Second, business schools should introduce and emphasize courses that offer the basic skills and tools needed in problem solving. These include data gathering, data analysis, and innovative problem-solving methodologies and tools, such as systems thinking and the Venn diagram. MBA graduates often stop short of getting to a problem’s root causes because they define those causes in the same way they were defined in a case study they covered in school.
Third, more and better grounding in theory — theories of economics, measurement, governance, psychology, human behavior, and leadership — would help students go beyond case studies to analyze problems and craft solutions in situations they have never before encountered. If students learn the nitty-gritty of microeconomics, for example, they may be more prepared, say, to develop a winning pricing strategy. If they master theories of human behavior, they may be more prepared to suggest solutions to team or unit motivational problems. By delving deeply into theory, the graduates can also distinguish themselves with specialized knowledge that appeals to employers.
Fourth, schools should make changes in their curricula so that students can integrate their learning and apply multiple disciplines on the job. Instead, students are usually forced to learn about each of the fundamental business disciplines (such as finance, strategy, operations, and marketing) in a silo-like fashion.
MIT’s Sloan School’s Leaders for Manufacturing program is an example of a curriculum that integrates subjects ranging from manufacturing processes and operations management to leadership and change management, and that emphasizes on-the-job and classroom training. The Leaders for Manufacturing program runs two tracks of learning at the same time, one covering traditional classroom subjects and the other covering “leadership and integrative” activities outside the classroom. The nonclassroom track includes leadership seminars, 15 plant tours each year, and a thesis. In the second year, each student spends six and a half months as an intern at one of 20 partner companies. In past internships, students have joined a Ford vehicle launch team, deployed a John Deere production system, and implemented lean manufacturing at United Technologies.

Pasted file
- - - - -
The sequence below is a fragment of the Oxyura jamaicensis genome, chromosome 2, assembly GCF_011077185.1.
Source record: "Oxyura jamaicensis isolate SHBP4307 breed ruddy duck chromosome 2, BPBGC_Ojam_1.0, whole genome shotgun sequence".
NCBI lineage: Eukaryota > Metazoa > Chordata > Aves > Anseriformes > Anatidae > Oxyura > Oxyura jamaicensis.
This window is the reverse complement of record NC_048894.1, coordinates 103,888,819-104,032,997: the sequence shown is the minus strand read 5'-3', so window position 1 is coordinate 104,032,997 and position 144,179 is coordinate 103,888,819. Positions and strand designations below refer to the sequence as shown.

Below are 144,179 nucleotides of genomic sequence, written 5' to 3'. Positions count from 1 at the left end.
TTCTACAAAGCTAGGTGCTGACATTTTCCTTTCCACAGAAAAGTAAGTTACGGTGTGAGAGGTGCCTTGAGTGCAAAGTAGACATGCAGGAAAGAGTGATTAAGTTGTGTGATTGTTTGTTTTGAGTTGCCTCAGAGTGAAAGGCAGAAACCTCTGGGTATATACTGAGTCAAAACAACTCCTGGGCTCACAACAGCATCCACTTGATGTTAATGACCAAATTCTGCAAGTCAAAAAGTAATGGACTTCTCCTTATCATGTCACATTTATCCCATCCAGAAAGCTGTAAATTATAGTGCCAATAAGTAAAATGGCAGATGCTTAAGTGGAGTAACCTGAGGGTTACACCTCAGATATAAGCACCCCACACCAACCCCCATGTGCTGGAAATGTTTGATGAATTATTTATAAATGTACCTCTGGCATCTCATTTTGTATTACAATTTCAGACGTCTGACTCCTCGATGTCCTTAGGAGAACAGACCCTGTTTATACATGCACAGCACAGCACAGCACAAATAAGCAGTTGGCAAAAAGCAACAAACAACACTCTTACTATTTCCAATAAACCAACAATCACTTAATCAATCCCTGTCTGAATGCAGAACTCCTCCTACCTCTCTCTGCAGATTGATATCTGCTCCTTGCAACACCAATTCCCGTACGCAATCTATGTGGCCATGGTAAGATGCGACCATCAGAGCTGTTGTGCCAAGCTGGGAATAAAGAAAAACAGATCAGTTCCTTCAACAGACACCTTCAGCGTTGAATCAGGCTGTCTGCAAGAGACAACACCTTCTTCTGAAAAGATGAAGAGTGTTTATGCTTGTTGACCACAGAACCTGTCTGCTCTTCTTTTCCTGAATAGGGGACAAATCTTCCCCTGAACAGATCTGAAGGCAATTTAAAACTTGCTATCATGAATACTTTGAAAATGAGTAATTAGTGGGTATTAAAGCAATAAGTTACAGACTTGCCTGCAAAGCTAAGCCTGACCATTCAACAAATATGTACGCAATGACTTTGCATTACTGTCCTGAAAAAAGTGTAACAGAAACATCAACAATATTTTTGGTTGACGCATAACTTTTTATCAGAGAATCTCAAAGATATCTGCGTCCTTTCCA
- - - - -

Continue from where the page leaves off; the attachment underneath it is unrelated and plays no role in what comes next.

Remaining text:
Fifth, schools should encourage students to take full advantage of courses outside the traditional core curriculum. At present, most students don’t appear to be diversifying their course load. Perhaps this accounts for the lack of differentiation we see among the graduates we interview. Schools offer plenty of electives — 88 at Harvard, 143 at the University of Chicago, more than 200 at Wharton. But the MBAs we talk to aren’t taking these classes. Instead, most are sticking to finance, operations, and strategy. Graduates aiming at jobs in management consulting, for example, would do well to explore — even to the Ph.D. level — such subjects as microeconomics, competitive dynamics, and statistics in addition to their broader-based management training.
We also find that graduates too infrequently have in-depth knowledge of specific industries, the government, or global nongovernmental organizations. This creates a tremendous void, given the demand in business for expertise in such topics as global markets, economic alliances, and government privatizations. Our clients increasingly thirst for help in these areas.
Sixth, and perhaps most critically, schools should commit themselves to re-creating differentiation in their curricula. Although it may be too risky for a school today to completely leave the mainstream, MBA programs can still allow students to concentrate on an industry. For example, schools can offer students who want to go into consulting or investment banking a tailored course of study that specifically prepares them for these fields, not just by offering electives, but by creating a discrete set of courses and experiences.
We believe these six recommendations are an essential starting point for reform. Schools should also include a “practicum” approach in which a major portion of a student’s credits are attached to supervised real work in his or her area of concentration. This is different from an internship, which is typically not under direct supervision of the business school.